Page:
Yrsa Sigurðardóttir’s series character, Icelandic lawyer Þóra Guðmundsdóttir, is roped in by her banker boyfriend Matthew to go with him and a group of others to a remote mining site in Greenland to investigate, for insurance purposes, a series of odd and possibly murderous events there. The visitors soon find that hostile weather and sabotaged communications equipment make them virtual prisoners, and matters aren’t helped by the fact that almost all of the Greenlanders who live in the nearby settlement refuse even to acknowledge their existence. The site, according to the locals, has been erected on an area of cursed land where once there was a village whose inhabitants all died in mysterious circumstances in the early twentieth century.
There are mysteries of the present, too. Why are there old human bones in so many of the site offices’ desk drawers? What’s happened to the two drillers left behind as a skeleton (no pun intended) crew to keep the site ticking over while the rest of the staff were away? Does an enigmatic video clip really show one of them being hacked to death?
The novel’s setup reminded me of similar situations in science fiction, where our plucky but quarrelsome band of spacefaring heroes must investigate why the entire population of a colony on a planet that’s been certified as safe has disappeared, or why there’s no one but a few corpses aboard a drifting spaceship. Sigurðardóttir does manage to create in the early stages of the novel that same atmosphere of claustrophobia, of a menace that seems all the more fearsome because its nature is completely unknown — alien, even. Are the villagers right that the souls of the dead, of those people who died over a century ago, are maliciously stalking the living who dare to occupy their territory? To Þóra and her companions, despite their twenty-first-century sensibilities and rationalist educations, there are times when that explanation seems all too probable . . .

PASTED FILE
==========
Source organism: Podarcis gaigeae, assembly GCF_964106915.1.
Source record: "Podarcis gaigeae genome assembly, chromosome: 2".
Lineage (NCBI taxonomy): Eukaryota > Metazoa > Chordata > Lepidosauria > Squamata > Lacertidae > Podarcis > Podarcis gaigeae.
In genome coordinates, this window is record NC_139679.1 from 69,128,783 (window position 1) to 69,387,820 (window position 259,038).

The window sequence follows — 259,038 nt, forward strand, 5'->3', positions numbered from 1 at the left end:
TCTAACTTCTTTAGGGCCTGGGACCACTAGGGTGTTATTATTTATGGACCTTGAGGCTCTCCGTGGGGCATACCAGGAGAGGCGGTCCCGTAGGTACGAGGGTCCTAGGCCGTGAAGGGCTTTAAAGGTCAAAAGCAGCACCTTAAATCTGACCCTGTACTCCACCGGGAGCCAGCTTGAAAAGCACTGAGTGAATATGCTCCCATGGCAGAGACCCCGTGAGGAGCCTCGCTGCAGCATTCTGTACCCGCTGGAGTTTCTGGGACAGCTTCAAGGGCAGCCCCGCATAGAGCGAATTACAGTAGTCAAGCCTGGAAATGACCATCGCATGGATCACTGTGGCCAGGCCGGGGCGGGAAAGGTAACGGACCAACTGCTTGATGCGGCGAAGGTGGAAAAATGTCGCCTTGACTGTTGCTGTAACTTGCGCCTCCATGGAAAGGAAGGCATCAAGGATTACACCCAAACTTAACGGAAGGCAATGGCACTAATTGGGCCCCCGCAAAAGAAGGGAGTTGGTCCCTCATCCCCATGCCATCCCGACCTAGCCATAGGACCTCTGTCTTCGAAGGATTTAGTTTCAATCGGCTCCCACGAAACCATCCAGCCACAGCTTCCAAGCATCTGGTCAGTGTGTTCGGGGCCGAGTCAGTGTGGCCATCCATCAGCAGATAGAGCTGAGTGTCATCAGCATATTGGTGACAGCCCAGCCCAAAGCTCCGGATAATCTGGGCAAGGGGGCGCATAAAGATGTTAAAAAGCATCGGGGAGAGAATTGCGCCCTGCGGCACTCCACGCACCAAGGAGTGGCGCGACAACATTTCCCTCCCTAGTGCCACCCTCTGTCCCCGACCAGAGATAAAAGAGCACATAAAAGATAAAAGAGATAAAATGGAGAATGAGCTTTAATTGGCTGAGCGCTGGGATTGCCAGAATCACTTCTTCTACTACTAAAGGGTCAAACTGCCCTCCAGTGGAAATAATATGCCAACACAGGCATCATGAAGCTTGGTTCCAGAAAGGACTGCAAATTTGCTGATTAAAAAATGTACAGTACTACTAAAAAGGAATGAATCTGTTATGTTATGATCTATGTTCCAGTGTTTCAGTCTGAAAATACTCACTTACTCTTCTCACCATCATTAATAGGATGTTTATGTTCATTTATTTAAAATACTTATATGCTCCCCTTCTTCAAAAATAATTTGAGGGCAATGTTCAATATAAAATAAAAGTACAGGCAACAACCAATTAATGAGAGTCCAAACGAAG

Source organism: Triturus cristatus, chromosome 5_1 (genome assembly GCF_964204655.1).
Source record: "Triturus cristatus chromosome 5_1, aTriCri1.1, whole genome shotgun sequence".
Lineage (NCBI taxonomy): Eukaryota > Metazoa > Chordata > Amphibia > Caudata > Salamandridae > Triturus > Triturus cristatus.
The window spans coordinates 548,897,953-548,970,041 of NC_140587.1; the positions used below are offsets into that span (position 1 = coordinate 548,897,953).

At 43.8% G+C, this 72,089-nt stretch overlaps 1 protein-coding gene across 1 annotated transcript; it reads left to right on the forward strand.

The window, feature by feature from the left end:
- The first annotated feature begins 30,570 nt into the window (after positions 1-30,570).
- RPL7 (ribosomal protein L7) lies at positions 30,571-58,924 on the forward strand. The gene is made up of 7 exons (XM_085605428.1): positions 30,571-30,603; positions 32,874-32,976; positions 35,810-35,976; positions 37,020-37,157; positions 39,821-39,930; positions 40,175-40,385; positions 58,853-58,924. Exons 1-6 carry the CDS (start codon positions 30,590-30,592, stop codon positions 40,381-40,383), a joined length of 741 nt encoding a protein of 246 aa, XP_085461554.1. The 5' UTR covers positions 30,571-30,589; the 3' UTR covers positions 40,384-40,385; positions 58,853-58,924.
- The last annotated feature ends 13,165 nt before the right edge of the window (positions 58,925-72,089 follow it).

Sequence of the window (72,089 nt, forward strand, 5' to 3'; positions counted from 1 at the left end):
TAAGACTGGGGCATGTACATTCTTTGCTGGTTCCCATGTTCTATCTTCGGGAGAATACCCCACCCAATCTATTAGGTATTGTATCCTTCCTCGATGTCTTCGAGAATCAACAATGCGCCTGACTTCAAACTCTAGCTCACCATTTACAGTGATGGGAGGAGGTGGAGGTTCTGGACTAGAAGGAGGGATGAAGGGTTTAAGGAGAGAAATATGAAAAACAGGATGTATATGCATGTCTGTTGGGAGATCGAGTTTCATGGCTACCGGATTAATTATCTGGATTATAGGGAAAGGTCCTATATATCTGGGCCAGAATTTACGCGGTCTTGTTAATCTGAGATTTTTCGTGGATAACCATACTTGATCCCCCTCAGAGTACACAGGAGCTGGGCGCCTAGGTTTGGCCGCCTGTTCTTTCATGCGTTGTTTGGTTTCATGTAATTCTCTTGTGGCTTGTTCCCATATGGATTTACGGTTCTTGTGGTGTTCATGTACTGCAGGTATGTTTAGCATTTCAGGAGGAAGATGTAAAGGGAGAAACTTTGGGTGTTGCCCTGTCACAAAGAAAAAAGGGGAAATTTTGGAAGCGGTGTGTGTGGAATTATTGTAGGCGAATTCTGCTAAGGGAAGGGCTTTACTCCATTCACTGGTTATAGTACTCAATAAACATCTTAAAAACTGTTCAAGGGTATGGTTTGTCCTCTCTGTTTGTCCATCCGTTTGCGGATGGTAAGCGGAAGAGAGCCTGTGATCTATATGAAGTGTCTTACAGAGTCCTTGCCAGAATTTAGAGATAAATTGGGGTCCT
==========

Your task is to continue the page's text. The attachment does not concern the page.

After the highly promising setup, however, everything seemed to me to go downhill. To call the text prosaic would be to commit an error of charity: it plods and lumbers along with all the earnestness of a conscientious teenager’s Eng Lit essay. The words are individually perfectly correct, they’re in more or less the right order, and the sentences mean what they’re supposed to mean (although see below), but the result is lifeless, sparkless and turgid. When I came to “He emitted a dry and mirthless laugh” on page 249 I can assure you, dear reader, that I . . . well, emitted a dry and mirthless laugh. It wasn’t that this example was in itself especially egregious; it was just that it seemed to cap a whole hell of a lot of similarly dreary stuff.
I obviously can’t tell if it’s the translation or the original text that’s at fault here; that said, it’s certainly not the translator’s fault that The Day is Dark is at least fifty percent longer than it should be.
Philip Roughton’s translation seems technically accurate, despite any flourish it might lack, except in one instance that I noted of confusion on either his part or the copyeditor’s:
These toxins are persistent organic pollutants that do not degrade in nature, so they accumulate in the food chain and more often than not wind up in the sea. They are found in more plentiful quantities the higher they go in the sea’s food chain, so they occur in the greatest quantity at its surface. [pp229-30]
Obviously what Sigurðardóttir intended to say, and presumably did in the Icelandic original, was that the toxins become more prevalent the closer you get to the top of the food chain, not the shallower the creature’s habitat.
This is the second of Yrsa Sigurðardóttir’s Þóra Guðmundsdóttir novels that I’ve read and, glancing back to my notes on my first experience of the series, Ashes to Dust, I see that back in January 2018 I came to very much the same conclusions I’ve come to here. Both novels seem to me grossly overblown and clumsily written and/or translated. I think that in future I’ll stick to the screen adaptations of her work, such as the excellent Ég Man Thig (2017; vt I Remember You).